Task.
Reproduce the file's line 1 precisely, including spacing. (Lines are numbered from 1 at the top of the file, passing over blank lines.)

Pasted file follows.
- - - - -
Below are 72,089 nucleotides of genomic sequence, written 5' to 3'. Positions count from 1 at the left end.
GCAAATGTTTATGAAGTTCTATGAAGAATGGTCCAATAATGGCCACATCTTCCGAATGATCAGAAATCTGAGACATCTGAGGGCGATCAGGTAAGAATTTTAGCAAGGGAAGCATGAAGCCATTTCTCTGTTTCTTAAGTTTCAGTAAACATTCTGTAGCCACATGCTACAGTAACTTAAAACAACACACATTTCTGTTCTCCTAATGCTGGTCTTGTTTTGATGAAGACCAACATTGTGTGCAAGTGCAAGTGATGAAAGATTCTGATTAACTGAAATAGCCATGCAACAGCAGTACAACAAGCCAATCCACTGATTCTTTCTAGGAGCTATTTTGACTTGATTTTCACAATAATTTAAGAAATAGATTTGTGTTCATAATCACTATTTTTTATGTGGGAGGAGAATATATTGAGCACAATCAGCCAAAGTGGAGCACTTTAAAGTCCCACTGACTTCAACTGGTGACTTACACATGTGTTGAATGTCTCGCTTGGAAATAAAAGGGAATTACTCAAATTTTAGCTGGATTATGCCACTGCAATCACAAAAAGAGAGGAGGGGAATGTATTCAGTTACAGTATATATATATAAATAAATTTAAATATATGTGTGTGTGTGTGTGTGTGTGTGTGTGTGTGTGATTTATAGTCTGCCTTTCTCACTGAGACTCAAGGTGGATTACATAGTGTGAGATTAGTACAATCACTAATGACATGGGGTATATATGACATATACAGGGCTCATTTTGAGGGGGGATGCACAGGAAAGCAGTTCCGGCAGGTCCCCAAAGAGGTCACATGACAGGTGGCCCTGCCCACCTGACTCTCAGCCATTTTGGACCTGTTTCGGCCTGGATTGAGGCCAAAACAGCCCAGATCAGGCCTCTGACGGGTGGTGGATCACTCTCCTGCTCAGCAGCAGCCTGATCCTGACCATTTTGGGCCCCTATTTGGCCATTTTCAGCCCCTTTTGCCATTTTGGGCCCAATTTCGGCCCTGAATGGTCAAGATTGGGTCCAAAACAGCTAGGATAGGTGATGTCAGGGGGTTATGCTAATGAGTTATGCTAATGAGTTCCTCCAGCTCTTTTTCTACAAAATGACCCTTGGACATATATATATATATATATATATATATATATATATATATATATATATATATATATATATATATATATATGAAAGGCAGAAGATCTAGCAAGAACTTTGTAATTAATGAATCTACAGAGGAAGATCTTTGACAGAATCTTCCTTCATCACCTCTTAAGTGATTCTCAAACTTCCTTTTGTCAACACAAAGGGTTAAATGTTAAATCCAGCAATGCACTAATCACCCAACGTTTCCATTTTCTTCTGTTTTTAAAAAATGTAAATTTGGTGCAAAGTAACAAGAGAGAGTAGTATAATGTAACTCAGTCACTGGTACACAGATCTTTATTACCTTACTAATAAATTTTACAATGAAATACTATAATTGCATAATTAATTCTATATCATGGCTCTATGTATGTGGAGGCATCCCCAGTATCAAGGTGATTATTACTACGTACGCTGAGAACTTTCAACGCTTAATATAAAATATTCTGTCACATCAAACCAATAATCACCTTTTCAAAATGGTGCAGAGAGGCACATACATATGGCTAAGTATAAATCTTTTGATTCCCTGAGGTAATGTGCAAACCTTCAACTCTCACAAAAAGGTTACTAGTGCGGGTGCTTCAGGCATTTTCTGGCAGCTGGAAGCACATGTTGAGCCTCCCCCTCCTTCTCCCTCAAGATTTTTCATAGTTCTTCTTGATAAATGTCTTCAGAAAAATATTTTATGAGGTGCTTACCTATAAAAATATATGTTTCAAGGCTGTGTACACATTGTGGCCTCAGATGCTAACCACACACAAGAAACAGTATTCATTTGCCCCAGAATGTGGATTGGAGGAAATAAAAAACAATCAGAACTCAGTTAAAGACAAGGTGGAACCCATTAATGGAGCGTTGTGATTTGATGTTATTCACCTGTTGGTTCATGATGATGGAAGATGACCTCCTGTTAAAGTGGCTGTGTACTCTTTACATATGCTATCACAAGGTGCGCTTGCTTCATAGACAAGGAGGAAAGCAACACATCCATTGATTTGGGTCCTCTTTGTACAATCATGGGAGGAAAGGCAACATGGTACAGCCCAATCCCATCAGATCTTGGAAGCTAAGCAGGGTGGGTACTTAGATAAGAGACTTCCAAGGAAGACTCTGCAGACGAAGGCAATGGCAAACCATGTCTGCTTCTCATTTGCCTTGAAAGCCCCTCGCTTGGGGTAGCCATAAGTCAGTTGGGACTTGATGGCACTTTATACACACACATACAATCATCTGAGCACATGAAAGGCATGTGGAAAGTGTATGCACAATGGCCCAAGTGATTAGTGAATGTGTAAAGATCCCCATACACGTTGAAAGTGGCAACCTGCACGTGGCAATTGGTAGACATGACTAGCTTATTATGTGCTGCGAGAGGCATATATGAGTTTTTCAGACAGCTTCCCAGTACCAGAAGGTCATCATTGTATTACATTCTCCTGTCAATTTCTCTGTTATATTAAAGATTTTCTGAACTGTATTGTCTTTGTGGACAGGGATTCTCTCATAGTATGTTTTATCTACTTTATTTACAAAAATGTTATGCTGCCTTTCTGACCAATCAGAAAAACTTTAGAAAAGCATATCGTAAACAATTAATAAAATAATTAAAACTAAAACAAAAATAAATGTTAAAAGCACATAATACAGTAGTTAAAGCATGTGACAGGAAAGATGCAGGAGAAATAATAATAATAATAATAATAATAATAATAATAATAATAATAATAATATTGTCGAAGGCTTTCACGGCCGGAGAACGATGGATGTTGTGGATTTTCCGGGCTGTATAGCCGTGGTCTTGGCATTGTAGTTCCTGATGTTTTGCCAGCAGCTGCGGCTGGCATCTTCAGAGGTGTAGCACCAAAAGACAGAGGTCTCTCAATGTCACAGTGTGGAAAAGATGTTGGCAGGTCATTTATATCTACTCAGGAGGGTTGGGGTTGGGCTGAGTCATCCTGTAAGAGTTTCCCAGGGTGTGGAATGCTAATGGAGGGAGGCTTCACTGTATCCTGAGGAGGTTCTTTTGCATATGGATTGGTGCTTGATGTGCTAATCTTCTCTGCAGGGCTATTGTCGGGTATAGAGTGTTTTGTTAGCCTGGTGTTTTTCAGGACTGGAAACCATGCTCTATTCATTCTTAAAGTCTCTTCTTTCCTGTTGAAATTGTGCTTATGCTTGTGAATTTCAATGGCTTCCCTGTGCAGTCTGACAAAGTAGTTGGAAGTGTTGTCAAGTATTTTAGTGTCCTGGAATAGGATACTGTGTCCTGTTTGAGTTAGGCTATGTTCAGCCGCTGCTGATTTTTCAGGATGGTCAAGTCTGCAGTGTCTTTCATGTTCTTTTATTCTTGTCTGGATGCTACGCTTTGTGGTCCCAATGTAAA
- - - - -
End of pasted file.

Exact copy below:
Below are 72,089 nucleotides of genomic sequence, written 5' to 3'. Positions count from 1 at the left end.